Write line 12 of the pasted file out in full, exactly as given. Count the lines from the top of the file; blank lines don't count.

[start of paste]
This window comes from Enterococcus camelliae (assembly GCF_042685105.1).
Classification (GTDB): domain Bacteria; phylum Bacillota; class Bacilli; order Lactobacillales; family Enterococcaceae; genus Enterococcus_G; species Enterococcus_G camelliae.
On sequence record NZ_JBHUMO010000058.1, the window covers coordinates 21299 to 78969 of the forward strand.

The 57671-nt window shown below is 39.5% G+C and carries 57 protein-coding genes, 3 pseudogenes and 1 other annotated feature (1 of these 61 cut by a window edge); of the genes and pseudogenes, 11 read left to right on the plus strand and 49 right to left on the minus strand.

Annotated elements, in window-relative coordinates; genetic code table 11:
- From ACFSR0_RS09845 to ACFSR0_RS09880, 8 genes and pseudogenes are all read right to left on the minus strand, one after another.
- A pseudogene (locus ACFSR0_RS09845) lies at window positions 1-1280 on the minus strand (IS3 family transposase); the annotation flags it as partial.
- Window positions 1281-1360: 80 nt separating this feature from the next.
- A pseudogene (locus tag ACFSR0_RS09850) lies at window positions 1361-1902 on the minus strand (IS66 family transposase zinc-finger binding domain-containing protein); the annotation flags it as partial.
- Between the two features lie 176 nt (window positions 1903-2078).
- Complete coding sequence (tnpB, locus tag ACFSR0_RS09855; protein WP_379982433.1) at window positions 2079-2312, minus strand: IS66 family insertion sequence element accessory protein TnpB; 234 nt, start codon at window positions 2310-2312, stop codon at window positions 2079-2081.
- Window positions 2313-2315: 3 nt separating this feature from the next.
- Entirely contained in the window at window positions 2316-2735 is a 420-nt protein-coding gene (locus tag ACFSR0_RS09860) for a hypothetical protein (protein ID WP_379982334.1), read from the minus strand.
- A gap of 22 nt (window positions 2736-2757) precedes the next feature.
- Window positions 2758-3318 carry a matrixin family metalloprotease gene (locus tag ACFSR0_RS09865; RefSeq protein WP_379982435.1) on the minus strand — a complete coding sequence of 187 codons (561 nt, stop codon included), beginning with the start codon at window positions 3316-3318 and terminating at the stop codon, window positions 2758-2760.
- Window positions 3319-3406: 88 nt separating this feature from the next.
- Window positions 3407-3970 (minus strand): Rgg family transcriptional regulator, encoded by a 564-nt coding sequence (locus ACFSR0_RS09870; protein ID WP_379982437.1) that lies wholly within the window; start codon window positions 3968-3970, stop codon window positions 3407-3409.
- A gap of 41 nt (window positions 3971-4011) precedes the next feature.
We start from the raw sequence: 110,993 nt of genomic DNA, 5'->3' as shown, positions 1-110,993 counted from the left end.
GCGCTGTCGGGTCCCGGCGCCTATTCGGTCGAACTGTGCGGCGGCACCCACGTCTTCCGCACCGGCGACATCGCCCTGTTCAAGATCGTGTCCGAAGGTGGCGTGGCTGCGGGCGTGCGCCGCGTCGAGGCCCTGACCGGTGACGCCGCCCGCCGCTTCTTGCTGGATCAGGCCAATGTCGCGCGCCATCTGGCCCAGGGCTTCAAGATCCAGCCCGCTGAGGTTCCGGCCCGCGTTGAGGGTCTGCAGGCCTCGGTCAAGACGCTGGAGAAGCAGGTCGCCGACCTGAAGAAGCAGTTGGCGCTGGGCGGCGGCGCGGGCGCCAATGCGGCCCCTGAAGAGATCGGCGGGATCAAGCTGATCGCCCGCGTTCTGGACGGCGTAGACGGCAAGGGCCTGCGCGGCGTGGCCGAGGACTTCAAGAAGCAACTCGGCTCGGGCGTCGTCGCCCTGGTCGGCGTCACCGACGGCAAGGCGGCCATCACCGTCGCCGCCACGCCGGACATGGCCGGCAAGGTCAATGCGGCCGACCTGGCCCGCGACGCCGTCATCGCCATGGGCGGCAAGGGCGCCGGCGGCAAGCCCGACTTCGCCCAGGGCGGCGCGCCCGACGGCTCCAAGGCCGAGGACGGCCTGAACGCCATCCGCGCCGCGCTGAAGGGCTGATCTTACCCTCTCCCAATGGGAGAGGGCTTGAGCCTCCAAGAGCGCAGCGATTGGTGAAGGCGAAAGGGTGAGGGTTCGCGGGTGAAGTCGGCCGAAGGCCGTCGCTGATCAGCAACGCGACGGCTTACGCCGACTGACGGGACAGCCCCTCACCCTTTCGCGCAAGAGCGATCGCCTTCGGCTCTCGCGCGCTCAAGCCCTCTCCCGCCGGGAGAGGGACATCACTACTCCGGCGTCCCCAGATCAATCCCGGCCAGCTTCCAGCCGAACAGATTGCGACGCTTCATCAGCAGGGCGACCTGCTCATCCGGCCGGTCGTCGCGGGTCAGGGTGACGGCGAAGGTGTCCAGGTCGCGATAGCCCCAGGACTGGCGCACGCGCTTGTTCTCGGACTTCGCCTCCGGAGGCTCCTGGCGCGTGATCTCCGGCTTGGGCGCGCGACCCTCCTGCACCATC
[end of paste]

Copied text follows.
- Window positions 2313-2315: 3 nt separating this feature from the next.